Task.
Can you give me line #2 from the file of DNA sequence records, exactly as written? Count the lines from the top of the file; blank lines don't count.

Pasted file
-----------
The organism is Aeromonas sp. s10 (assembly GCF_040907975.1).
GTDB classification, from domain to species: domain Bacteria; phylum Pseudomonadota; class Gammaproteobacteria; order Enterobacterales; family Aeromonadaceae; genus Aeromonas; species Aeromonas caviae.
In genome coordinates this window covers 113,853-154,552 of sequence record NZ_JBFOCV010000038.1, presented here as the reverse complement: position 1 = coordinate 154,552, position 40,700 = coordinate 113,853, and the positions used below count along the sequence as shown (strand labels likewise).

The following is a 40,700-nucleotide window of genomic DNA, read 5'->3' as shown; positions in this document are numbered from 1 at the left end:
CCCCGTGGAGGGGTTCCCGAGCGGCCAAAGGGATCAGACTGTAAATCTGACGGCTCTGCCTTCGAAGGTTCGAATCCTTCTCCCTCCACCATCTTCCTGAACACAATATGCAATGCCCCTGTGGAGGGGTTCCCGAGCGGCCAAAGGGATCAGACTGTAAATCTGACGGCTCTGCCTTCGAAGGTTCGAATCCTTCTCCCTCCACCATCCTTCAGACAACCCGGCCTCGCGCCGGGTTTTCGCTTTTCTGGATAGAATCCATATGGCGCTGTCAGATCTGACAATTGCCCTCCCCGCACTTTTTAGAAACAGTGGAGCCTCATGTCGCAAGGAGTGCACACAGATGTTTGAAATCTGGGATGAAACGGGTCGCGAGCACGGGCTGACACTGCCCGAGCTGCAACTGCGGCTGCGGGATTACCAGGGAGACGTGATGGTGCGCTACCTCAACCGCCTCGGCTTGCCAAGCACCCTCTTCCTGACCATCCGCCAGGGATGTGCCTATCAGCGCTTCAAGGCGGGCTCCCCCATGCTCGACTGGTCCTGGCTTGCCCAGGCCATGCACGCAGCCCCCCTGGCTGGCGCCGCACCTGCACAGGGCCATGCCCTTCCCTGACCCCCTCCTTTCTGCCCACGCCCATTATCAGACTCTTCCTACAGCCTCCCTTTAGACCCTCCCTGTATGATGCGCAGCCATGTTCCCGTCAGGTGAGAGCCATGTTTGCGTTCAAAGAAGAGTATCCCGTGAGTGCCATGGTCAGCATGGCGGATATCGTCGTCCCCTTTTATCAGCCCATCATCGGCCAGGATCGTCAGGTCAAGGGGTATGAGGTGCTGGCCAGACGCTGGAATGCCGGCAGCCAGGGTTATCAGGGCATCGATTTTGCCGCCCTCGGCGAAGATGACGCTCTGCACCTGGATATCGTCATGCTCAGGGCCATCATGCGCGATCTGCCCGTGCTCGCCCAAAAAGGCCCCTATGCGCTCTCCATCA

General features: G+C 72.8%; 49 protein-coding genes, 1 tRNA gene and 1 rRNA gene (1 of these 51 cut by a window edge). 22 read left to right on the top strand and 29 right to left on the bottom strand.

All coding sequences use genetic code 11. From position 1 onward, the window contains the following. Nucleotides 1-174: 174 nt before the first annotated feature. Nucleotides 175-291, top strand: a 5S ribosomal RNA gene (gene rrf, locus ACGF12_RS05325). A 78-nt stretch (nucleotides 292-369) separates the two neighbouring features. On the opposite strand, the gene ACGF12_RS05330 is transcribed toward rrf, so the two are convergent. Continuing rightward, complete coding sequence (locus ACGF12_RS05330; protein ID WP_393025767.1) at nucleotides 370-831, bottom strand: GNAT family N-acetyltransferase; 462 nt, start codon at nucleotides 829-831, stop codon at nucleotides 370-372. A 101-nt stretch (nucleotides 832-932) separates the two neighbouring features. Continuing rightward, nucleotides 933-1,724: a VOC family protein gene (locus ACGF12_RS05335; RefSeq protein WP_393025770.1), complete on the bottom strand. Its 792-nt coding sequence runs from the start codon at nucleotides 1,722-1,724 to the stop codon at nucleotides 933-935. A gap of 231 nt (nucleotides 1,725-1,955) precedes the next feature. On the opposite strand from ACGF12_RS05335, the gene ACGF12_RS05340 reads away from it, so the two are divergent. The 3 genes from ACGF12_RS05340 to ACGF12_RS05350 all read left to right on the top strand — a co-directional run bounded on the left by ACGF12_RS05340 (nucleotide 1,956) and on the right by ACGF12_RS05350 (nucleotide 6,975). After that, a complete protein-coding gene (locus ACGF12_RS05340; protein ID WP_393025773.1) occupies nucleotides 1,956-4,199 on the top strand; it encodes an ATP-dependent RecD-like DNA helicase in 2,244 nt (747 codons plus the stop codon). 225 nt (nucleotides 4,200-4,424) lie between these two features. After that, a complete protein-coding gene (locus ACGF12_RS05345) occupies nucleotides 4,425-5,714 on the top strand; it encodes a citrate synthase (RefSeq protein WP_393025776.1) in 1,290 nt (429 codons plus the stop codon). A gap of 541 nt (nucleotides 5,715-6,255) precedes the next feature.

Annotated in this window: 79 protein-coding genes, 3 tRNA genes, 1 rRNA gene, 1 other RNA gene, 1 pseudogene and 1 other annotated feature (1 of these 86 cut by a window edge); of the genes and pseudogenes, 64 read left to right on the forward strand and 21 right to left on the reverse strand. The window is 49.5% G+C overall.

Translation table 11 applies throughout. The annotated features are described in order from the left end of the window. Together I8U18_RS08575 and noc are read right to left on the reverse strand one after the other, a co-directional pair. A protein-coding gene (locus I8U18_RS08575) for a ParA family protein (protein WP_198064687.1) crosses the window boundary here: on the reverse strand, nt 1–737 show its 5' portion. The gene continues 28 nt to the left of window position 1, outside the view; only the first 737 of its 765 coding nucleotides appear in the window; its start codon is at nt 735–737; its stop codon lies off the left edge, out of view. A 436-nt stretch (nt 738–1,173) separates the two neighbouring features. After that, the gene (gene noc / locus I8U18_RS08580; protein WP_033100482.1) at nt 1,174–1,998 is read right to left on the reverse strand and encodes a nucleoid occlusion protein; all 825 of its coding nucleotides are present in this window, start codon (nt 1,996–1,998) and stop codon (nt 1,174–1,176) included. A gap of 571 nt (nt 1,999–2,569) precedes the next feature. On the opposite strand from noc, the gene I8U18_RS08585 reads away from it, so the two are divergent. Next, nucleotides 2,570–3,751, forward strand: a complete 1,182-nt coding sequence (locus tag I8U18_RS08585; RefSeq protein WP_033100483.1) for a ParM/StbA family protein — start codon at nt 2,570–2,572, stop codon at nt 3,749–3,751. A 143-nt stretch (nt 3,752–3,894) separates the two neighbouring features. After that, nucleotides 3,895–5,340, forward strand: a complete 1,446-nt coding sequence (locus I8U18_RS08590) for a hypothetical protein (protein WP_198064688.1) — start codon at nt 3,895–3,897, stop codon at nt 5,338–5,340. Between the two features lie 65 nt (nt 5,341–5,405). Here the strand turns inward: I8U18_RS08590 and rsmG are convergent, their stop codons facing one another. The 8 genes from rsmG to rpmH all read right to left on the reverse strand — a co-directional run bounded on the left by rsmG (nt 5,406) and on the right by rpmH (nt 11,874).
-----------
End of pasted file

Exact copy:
GTDB classification, from domain to species: domain Bacteria; phylum Pseudomonadota; class Gammaproteobacteria; order Enterobacterales; family Aeromonadaceae; genus Aeromonas; species Aeromonas caviae.